Showing knitted stitches is a way to show off your skills as a knitter. Some people prefer to see or be shown the difference between stockinette and garter stitch, or the difference between pattern repeat and no repeat.
It can be a little nerve-wracking to cast the first few stitches of a new pattern, then proceed to show off the differences in texture and shape as you continue working.
This is why it is best to start out with a quick look at the new design and then add more details as you get comfortable with your new skill set.
The best way to show off your knitting stitches is by using different sizes of knitting needles, or using different stitch types such as garter, pattern, or none-of-the-above.
This article will go over some tips on how to show off your knitting stitches properly.
A purl stitch is a knitting technique that lets the knitter alternately pass the right and left hands over the same needle in the same direction several times.
The result is a smooth, seamless increase or decrease, or change of texture. The right hand needle goes over and under the left hand needle multiple times to create the new pattern.
Purl stitches are most common in Borders, fancy grilles, and textured pieces. They also make a nice change from simple knit sts and purls.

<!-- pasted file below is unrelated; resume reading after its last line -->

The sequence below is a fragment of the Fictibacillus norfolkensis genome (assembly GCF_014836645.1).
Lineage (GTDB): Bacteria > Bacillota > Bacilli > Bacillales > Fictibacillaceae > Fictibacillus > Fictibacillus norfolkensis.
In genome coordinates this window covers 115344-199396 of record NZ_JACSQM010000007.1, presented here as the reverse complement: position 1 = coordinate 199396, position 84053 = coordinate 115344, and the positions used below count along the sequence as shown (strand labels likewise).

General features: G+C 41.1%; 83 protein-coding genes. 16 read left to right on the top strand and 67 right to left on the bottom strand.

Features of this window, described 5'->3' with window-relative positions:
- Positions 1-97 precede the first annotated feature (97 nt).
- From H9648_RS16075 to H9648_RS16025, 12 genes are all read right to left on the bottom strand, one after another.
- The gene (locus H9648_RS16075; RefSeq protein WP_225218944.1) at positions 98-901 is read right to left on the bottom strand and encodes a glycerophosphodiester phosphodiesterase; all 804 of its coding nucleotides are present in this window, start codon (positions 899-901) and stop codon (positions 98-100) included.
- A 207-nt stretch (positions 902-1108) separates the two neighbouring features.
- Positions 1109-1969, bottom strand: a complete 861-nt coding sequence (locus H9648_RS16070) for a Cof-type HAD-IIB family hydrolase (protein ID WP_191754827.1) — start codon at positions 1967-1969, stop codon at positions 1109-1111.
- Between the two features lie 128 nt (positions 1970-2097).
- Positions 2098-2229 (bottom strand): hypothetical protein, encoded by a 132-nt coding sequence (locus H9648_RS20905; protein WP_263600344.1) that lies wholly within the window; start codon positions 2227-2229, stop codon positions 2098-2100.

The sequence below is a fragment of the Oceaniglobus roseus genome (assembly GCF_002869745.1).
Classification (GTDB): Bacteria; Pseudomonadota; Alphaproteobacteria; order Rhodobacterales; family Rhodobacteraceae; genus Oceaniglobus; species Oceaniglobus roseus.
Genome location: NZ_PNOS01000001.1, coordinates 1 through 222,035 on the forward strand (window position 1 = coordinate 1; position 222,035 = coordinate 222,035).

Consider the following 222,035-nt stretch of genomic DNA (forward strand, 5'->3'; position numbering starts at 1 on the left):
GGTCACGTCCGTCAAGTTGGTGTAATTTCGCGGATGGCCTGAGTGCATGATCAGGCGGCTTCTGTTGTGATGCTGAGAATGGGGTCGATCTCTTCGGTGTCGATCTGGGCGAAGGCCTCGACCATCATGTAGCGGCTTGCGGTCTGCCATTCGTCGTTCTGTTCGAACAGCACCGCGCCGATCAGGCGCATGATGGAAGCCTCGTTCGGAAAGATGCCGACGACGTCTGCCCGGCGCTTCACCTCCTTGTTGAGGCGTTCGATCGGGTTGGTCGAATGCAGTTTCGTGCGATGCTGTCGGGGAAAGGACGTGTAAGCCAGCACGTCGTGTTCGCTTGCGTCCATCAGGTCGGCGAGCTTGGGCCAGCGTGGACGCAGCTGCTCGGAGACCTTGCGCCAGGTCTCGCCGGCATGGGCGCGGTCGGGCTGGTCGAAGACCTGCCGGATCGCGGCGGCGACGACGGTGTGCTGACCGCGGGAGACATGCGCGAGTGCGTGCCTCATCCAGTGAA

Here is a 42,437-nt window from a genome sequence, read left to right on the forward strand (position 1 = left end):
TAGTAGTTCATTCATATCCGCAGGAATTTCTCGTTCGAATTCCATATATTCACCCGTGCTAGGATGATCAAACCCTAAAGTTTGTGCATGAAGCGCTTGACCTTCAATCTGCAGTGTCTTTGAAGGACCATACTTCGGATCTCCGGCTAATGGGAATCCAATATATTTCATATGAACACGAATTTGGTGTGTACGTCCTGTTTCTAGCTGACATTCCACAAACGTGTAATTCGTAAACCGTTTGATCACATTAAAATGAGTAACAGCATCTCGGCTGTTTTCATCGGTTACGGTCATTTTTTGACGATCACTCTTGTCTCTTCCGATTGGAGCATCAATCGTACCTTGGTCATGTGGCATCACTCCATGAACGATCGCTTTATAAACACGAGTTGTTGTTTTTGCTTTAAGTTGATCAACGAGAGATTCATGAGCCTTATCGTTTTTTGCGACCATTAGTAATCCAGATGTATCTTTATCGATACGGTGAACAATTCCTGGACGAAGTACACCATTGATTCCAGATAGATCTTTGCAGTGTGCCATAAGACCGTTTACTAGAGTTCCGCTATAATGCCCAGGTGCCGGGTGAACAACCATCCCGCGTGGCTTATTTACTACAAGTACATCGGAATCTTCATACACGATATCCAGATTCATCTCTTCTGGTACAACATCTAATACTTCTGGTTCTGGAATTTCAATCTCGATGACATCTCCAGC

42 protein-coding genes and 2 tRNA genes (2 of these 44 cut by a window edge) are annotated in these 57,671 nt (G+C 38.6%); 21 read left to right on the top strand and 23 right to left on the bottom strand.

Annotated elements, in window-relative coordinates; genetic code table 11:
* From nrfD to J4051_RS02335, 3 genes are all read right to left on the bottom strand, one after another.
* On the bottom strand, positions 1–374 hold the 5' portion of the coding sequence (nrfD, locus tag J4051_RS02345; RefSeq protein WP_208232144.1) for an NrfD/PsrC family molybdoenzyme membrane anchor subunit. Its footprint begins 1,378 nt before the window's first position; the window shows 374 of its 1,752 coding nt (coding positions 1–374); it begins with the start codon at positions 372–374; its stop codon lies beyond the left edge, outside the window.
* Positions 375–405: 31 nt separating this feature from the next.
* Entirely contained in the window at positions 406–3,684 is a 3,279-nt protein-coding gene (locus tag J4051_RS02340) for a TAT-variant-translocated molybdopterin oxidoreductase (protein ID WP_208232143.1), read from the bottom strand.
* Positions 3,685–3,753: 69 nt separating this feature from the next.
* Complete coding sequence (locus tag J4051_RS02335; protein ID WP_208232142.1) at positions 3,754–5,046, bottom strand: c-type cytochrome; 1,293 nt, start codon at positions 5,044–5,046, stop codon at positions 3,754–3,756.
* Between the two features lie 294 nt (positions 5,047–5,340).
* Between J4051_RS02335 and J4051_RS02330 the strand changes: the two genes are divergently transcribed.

There are four ways to purl: variegated purls, cabled purls, reverse variegated purls, and double-dgkns. All except cabled pups can be done using only one of these methods.
Variegated pups use more than one color across the ball of the knitting machine and look like little vesicles on a map. Reverse variegated pup use two different colors but always matches up with the first color on both sides.
Bind off is a little different than cast on, and maybe a little harder to learn. The main difference is that when you bind off, you leave at least one additional cast on stitch on each end of the project.
This additional cast on stitch can be the next stitch or it can be the last. It all depends on how many stitches you have left in your project.
The last stitch may be the most difficult to spot: When you bind off, your slip next loop back to the needle, and then draw up a loop and leave a short turn of chain for your next knitted stitch.
This must be done quickly or your fabric will break apart as it is pulled through the bound off stitches.
When you begin to knit, your first job is to cast on a knitting stitch. This is where you take your startable yarn and wrap a number of turns around your finger, then hold the yarn in the right hand and gently draw the end up through the top.
This process is called casting on, and it takes a few tries to get it right every time. On the first try, try not to put too much pressure on the yarn as you draw up the end. Then, release the thread as it passes through your fingers and begin again.
On the second try, if you got it right, let out all of the air that was holding in the starts of your knit. If not, repeat until you do!
The easiest way to learn how to cast on is to take some cheap knitting grade superplies of different thicknesses and practice doing it on those.
The term stitchless is more common in knitalong than show-knitting, but it can be done! There are a few stitchless techniques you can use, and all are beautiful.